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The Force Awakens: Worth the Wait

December 28, 2015 One Comment

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Editor’s note: Rev. Ted Giese has since written a more in-depth (including spoilers) review of Star Wars: The Force Awakens here.

by Ted Giese

Write something spoiler-free about Star Wars: The Force Awakens? Challenging, it is. But here we go!

Set 30 years after the events of Return of the Jedi, J.J. Abrams—the film’s writer/director—along with Lawrence Kasdan, the writer of the screenplays for The Empire StrikesBack and Return of the Jedi, provide a Star Wars film that looks and feels both old and new. Echoes of the original trilogy haunt the unfolding story of this highly-anticipated film as the plot draws new characters into an intergalactic conflict and their small lives explode with action and adventure.

After deserting his post, a young man, raised from childhood to be a Stormtrooper in the First Order,ends up on the run with a streetwise scavenger named Rey and her newly-acquired droid BB-8. The First Order is the resurgence of the previously defeated Galactic Empire once helmed by the Emperor Palpatine and Luke Skywalker’s father, Darth Vader.

The First Order has all the familiar trappings of the old Galactic Empire: white clad Stormtroopers, the officer uniforms, the Star Destroyers, and the TIE Fighters, but a fever-pitch zeal replaces the past’s often banal bureaucratic colonialism as the First Order’s mysterious leaders work to reclaim what was lost at the hands of the Rebel Alliance.

Is The Force Awakens purely nostalgic? Abrams manages to deliver a film that uses nostalgia to propel an ongoing story in a way that last summer’s Jurassic World did not. If there were no other Jurassic Park movies after this past summer’s Jurassic World the film would simply stand as a fun stroll down memory lane. The Force Awakens, however, whets the appetite for more, opening up a new story that begs for resolution.

The Force Awakens has some general plot weaknesses scrutinizers will pick apart in the weeks and years to come.However, its strengths are in how it handles the concept of myth within the Star Wars universe, its expansion of the concept of the Force, and its continuation of the family saga which became the backbone of the original trilogy: A New Hope, The Empire Strikes Back, and Return of the Jedi. These three topics are worthy of more in-depth consideration, but unfortunately require significant spoilers to dig into them. Watch for more analysis in a couple weeks.

For Christian viewers intrigued by the idea of a family saga stretching over generations, The Force Awakens may provide encouragement to read Genesis 11-50. It’s the account of Abraham’s family as it twists and turns down the years from Abram to Joseph and Joseph’s eleven older brothers (the children of Israel). Readers encounter a family struggling to love each other and do what is right, episodes of antagonism and reconciliation, tragedy, joy and complex relationships between young and old heroes in the faith as the hand of God works in their lives driving towards the fulfilment of a promise that would bring peace between God and humanity in the eventual life, death and resurrection of Jesus the Christ.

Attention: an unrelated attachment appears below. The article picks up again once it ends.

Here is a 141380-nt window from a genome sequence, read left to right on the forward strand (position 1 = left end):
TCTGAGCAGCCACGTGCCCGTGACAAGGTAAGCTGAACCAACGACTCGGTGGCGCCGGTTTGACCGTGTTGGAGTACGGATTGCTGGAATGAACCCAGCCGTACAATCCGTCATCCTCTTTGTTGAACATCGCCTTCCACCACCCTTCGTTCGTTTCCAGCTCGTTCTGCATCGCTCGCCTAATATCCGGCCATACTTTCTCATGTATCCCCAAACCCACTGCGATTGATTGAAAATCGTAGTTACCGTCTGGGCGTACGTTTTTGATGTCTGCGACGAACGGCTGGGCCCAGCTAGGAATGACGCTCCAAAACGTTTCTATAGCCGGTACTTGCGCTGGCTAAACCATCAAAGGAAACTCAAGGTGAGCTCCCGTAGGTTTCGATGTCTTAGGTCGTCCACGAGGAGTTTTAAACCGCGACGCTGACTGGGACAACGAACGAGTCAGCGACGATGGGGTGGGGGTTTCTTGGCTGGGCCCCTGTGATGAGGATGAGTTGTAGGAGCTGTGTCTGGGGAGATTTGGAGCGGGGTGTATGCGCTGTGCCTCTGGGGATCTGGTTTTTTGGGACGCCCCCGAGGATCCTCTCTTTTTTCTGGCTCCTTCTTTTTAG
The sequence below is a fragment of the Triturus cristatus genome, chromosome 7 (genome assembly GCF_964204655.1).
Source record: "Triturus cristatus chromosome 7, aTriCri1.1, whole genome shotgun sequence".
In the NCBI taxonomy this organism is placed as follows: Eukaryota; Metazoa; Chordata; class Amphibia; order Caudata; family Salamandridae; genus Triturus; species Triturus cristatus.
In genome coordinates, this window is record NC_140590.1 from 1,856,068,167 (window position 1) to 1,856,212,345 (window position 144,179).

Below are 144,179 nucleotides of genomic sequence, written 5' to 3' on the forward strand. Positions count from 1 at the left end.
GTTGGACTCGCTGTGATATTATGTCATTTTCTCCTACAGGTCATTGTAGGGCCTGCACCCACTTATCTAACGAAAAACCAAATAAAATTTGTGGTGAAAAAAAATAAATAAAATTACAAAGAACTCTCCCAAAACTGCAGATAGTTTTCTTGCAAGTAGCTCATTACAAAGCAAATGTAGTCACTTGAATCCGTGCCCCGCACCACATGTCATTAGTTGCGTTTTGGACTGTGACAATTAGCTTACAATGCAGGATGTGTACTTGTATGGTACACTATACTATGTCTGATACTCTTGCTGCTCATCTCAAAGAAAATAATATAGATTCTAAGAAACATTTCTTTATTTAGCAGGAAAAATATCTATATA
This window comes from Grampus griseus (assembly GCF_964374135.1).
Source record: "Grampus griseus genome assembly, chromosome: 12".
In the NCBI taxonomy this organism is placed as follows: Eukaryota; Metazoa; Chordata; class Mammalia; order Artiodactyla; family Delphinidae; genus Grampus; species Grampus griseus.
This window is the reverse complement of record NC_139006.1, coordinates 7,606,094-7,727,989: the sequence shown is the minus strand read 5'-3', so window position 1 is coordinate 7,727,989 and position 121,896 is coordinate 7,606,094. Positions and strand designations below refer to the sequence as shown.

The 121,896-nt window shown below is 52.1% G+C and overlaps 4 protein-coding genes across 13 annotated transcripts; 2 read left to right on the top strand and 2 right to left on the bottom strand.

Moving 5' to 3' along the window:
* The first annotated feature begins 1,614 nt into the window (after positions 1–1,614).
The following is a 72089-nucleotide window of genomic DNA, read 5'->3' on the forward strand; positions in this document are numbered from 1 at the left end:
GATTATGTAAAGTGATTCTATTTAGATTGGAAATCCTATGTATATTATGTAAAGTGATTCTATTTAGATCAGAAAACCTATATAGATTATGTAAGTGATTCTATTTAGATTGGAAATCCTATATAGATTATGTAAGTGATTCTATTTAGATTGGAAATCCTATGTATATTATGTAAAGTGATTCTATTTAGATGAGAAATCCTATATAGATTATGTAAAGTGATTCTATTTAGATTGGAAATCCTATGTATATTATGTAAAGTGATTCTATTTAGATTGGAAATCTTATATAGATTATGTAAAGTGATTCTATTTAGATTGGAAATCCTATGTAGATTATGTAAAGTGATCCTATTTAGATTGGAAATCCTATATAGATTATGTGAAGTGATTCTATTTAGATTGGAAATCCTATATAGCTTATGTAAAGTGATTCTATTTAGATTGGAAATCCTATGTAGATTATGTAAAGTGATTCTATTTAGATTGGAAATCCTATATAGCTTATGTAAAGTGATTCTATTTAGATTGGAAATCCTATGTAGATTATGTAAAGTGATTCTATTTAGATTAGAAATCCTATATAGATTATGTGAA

For Christian viewers intrigued by the idea of a family saga stretching over generations, The Force Awakens may provide encouragement to read Genesis 11-50. Readers encounter a family struggling to love each other and do what is right, episodes of antagonism and reconciliation, tragedy, joy and complex relationships between young and old heroes in the faith as the hand of God works in their lives.

Is The Force Awakens the best film of the year? Probably not, but it is a genuine, bona-fide Star Wars film and fans have waited a long time for such a film. For the most part the acting is better than in the original trilogy and the true standout in The Force Awakens is Harrison Ford reprising his iconic role as Han Solo the rogue smuggler. What about Princess Leia Organa (Carrie Fisher)—now called General Organa—and Luke Skywalker (Mark Hamill)? There’s not much to say without spoiling the film. However, seeing them on screen along with Han Solo, Chewbacca (Peter Mayhew), C3-P0 (Anthony Daniels) and R2D2 was a real treat.

For both new and diehard Star Wars franchise fans, before and/or after heading to the theatre to see The Force Awakens watch the original trilogy to see where it all began a long time ago in a galaxy far, far away.

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Rev. Ted Giese is associate pastor of Mount Olive Lutheran Church (Regina, Saskatchewan). He is a contributor to Reformation Rush Hour on KFUO AM Radio, The Canadian Lutheran, and the LCMS Reporter, as well as movie reviewer for the “Issues, Etc.” radio program.  Follow him on Twitter @RevTedGiese.